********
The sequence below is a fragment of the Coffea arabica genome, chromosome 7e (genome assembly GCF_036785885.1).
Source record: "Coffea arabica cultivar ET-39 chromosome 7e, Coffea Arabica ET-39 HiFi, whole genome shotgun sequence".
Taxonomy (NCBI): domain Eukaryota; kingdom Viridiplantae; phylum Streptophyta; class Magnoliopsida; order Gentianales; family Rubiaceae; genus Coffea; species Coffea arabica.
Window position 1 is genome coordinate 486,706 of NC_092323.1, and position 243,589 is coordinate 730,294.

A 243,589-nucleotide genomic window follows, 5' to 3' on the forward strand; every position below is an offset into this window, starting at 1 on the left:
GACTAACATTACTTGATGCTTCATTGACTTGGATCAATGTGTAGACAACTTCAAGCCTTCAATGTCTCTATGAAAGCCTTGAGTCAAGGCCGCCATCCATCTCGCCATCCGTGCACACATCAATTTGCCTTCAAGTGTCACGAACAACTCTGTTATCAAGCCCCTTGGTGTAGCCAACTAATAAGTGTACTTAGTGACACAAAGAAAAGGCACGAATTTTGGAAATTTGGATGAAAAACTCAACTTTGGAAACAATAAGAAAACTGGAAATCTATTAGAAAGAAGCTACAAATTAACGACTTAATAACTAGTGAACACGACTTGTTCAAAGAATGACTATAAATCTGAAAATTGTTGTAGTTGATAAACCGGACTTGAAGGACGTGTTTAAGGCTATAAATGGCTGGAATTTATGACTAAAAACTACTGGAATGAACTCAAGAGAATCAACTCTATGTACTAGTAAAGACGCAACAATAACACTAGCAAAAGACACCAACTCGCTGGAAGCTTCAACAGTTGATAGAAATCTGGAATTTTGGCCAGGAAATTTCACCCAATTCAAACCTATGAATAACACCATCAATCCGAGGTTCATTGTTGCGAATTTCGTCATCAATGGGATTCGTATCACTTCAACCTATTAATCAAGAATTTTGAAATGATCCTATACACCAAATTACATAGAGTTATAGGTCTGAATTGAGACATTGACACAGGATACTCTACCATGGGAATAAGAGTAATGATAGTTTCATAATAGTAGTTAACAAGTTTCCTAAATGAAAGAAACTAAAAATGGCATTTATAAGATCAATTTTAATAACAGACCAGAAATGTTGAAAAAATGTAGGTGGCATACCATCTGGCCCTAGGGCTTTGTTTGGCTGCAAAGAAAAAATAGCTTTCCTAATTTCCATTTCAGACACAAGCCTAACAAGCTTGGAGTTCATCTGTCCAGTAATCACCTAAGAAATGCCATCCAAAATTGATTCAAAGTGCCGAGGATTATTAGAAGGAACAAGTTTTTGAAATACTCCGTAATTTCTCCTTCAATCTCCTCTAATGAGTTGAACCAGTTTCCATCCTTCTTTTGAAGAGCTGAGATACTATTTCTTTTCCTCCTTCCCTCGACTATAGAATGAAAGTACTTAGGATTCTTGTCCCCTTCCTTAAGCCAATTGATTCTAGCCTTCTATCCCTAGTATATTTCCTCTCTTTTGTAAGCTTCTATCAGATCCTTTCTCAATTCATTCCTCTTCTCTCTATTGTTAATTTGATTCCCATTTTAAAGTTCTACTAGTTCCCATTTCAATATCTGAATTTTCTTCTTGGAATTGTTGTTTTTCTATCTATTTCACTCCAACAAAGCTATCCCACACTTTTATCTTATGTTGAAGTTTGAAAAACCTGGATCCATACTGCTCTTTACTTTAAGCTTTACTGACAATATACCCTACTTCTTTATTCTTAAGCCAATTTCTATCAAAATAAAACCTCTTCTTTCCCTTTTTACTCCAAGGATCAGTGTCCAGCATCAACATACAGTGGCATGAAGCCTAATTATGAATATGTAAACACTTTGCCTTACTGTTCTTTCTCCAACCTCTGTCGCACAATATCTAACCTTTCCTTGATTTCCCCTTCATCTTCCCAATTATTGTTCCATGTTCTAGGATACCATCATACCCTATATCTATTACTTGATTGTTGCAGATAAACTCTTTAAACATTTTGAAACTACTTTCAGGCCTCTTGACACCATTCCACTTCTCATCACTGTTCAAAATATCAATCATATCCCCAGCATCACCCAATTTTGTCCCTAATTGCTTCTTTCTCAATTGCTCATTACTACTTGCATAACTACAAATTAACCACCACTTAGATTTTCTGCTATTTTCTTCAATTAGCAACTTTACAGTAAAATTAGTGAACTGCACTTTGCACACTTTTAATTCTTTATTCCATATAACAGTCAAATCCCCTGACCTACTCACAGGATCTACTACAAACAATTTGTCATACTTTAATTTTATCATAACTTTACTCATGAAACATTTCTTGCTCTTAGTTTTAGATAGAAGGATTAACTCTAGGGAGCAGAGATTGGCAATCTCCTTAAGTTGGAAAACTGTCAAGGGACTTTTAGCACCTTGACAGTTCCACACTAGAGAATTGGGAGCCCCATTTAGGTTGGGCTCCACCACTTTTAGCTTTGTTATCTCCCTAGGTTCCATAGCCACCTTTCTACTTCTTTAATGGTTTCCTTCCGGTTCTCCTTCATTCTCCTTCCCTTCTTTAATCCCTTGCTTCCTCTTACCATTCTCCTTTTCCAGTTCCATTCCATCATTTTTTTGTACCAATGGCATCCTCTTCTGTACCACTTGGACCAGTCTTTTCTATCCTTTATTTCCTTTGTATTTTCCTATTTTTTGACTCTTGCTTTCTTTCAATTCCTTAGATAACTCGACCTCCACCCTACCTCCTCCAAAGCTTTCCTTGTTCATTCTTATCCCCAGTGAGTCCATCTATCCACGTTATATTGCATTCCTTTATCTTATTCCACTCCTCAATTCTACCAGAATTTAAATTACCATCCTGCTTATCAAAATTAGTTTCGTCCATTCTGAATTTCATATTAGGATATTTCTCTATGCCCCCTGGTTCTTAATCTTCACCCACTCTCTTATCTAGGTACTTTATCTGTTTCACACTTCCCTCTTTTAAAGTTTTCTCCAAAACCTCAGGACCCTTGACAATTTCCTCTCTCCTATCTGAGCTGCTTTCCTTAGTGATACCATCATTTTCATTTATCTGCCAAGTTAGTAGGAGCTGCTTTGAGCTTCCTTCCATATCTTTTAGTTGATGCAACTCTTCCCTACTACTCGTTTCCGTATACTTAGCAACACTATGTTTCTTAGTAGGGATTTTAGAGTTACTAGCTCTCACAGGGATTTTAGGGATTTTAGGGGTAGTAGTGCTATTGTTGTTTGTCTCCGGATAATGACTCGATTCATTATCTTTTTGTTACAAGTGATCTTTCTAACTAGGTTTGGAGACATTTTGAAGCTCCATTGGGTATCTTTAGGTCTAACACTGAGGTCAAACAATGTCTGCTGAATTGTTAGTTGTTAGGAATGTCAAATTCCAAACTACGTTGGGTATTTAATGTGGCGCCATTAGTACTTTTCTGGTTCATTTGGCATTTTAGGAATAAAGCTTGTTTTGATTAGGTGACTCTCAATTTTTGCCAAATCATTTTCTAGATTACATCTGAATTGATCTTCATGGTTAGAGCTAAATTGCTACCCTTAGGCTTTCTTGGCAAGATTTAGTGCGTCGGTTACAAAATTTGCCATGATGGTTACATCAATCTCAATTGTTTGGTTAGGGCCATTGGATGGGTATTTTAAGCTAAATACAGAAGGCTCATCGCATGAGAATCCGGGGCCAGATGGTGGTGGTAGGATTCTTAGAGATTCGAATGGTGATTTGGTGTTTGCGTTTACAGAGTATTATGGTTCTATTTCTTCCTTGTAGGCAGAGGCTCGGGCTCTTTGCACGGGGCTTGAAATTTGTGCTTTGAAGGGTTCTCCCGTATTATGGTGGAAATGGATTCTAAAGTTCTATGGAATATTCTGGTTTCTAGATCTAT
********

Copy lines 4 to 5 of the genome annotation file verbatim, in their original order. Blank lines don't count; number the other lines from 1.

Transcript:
Window position 1 is genome coordinate 486,706 of NC_092323.1, and position 243,589 is coordinate 730,294.

A 243,589-nucleotide genomic window follows, 5' to 3' on the forward strand; every position below is an offset into this window, starting at 1 on the left: